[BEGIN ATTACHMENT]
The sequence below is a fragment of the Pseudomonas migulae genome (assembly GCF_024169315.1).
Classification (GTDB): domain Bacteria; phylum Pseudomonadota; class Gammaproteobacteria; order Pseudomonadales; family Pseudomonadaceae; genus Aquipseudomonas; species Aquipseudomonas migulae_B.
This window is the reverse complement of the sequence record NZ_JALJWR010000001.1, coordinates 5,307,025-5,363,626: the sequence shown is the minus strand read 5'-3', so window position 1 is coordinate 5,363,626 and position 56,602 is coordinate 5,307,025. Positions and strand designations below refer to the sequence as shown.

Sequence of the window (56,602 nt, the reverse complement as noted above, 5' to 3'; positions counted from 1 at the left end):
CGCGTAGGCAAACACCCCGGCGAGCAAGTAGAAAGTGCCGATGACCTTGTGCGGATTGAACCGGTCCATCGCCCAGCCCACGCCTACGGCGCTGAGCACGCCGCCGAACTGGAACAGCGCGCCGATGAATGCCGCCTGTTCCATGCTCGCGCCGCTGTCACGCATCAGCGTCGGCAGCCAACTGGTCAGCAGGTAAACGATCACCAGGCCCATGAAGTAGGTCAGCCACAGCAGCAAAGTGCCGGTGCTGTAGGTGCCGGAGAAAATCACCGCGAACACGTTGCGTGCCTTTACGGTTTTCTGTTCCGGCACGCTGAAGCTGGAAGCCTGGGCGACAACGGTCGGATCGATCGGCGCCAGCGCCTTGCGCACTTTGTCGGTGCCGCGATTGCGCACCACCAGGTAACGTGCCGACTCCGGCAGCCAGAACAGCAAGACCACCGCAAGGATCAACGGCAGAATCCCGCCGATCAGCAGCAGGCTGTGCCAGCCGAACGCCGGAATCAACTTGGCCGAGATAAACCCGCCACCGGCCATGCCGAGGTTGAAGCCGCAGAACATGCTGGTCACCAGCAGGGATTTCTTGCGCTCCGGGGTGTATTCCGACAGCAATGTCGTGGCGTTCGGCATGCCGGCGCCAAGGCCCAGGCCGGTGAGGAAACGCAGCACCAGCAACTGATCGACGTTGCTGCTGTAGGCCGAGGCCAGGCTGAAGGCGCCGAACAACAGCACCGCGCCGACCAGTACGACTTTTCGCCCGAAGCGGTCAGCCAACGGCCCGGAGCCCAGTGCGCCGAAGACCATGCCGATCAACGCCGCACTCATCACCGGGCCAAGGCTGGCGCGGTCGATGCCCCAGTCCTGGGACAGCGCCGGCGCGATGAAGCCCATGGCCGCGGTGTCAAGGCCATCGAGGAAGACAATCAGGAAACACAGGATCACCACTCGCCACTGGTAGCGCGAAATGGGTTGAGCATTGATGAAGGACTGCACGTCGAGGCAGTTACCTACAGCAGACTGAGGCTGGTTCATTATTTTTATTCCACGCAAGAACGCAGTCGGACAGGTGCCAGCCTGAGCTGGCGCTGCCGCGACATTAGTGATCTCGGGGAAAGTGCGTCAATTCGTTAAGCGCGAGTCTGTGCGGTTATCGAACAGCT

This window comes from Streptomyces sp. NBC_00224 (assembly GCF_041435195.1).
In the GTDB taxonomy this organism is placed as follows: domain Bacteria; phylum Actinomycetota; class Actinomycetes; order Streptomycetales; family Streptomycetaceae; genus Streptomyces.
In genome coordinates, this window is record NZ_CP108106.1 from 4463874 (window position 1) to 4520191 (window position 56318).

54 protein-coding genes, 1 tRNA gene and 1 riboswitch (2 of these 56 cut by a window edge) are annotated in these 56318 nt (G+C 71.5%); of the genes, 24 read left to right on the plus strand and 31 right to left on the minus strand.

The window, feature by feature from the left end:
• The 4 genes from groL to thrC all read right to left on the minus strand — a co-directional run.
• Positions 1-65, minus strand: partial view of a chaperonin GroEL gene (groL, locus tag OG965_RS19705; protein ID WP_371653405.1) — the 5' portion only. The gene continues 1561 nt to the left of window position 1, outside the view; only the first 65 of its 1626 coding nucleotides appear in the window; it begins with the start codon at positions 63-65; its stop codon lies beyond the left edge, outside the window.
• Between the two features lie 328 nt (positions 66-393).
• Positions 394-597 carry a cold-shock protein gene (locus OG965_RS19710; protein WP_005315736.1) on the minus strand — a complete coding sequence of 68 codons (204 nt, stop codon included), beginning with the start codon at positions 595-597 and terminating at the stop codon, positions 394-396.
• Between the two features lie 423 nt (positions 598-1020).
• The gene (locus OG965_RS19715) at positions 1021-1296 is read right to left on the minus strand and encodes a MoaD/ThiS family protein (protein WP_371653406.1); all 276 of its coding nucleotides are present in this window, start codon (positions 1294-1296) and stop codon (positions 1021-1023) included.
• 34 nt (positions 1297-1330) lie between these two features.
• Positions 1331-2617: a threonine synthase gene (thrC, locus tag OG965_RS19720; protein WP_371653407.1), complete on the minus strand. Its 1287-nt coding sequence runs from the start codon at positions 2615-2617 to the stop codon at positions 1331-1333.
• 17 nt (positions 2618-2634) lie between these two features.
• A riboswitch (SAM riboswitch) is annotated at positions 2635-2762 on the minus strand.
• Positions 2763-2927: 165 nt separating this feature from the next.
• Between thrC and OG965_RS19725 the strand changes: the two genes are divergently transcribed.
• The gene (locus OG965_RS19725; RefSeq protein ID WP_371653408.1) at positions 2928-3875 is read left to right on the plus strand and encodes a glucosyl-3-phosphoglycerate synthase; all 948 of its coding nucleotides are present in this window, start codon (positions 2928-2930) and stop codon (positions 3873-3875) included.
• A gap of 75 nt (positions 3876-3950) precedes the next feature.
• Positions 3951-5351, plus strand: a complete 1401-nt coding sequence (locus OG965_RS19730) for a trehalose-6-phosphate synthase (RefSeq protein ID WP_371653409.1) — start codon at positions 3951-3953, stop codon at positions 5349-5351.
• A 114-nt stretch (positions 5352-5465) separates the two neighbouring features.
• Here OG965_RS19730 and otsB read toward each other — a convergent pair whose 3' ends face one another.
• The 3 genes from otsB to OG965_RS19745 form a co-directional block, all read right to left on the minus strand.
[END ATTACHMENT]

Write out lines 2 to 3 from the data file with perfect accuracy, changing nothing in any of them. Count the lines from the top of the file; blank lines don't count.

Classification (GTDB): domain Bacteria; phylum Pseudomonadota; class Gammaproteobacteria; order Pseudomonadales; family Pseudomonadaceae; genus Aquipseudomonas; species Aquipseudomonas migulae_B.
This window is the reverse complement of the sequence record NZ_JALJWR010000001.1, coordinates 5,307,025-5,363,626: the sequence shown is the minus strand read 5'-3', so window position 1 is coordinate 5,363,626 and position 56,602 is coordinate 5,307,025. Positions and strand designations below refer to the sequence as shown.